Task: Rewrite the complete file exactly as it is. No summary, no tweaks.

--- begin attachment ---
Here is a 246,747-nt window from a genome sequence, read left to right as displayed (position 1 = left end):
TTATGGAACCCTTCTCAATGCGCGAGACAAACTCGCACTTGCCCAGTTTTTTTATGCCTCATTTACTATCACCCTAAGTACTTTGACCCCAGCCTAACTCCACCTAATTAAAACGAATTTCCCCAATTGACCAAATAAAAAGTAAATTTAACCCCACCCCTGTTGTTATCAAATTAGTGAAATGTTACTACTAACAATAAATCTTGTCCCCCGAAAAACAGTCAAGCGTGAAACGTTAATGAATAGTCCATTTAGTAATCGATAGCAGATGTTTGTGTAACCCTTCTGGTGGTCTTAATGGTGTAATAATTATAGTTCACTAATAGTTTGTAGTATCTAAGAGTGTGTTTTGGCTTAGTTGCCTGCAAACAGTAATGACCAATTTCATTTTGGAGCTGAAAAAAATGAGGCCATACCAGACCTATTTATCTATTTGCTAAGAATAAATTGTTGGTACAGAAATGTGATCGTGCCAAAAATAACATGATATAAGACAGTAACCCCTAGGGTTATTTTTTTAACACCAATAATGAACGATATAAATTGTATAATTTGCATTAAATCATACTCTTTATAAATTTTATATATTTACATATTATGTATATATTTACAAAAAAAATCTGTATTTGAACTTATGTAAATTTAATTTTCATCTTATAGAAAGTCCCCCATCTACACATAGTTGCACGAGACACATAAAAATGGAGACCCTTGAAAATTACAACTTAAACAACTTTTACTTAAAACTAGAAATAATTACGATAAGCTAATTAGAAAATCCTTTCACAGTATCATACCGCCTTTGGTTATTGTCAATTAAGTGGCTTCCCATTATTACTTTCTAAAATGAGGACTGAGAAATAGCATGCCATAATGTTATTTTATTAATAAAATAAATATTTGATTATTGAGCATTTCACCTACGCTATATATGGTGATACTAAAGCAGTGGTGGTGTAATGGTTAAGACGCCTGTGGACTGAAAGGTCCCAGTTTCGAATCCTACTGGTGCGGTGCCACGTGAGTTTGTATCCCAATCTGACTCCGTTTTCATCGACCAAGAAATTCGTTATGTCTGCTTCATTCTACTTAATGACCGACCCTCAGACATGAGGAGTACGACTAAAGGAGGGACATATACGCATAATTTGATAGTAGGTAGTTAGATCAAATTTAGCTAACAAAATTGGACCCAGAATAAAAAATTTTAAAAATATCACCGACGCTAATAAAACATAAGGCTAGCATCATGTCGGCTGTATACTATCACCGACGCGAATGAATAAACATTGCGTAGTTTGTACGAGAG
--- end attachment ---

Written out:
Here is a 246,747-nt window from a genome sequence, read left to right as displayed (position 1 = left end):
TTATGGAACCCTTCTCAATGCGCGAGACAAACTCGCACTTGCCCAGTTTTTTTATGCCTCATTTACTATCACCCTAAGTACTTTGACCCCAGCCTAACTCCACCTAATTAAAACGAATTTCCCCAATTGACCAAATAAAAAGTAAATTTAACCCCACCCCTGTTGTTATCAAATTAGTGAAATGTTACTACTAACAATAAATCTTGTCCCCCGAAAAACAGTCAAGCGTGAAACGTTAATGAATAGTCCATTTAGTAATCGATAGCAGATGTTTGTGTAACCCTTCTGGTGGTCTTAATGGTGTAATAATTATAGTTCACTAATAGTTTGTAGTATCTAAGAGTGTGTTTTGGCTTAGTTGCCTGCAAACAGTAATGACCAATTTCATTTTGGAGCTGAAAAAAATGAGGCCATACCAGACCTATTTATCTATTTGCTAAGAATAAATTGTTGGTACAGAAATGTGATCGTGCCAAAAATAACATGATATAAGACAGTAACCCCTAGGGTTATTTTTTTAACACCAATAATGAACGATATAAATTGTATAATTTGCATTAAATCATACTCTTTATAAATTTTATATATTTACATATTATGTATATATTTACAAAAAAAATCTGTATTTGAACTTATGTAAATTTAATTTTCATCTTATAGAAAGTCCCCCATCTACACATAGTTGCACGAGACACATAAAAATGGAGACCCTTGAAAATTACAACTTAAACAACTTTTACTTAAAACTAGAAATAATTACGATAAGCTAATTAGAAAATCCTTTCACAGTATCATACCGCCTTTGGTTATTGTCAATTAAGTGGCTTCCCATTATTACTTTCTAAAATGAGGACTGAGAAATAGCATGCCATAATGTTATTTTATTAATAAAATAAATATTTGATTATTGAGCATTTCACCTACGCTATATATGGTGATACTAAAGCAGTGGTGGTGTAATGGTTAAGACGCCTGTGGACTGAAAGGTCCCAGTTTCGAATCCTACTGGTGCGGTGCCACGTGAGTTTGTATCCCAATCTGACTCCGTTTTCATCGACCAAGAAATTCGTTATGTCTGCTTCATTCTACTTAATGACCGACCCTCAGACATGAGGAGTACGACTAAAGGAGGGACATATACGCATAATTTGATAGTAGGTAGTTAGATCAAATTTAGCTAACAAAATTGGACCCAGAATAAAAAATTTTAAAAATATCACCGACGCTAATAAAACATAAGGCTAGCATCATGTCGGCTGTATACTATCACCGACGCGAATGAATAAACATTGCGTAGTTTGTACGAGAG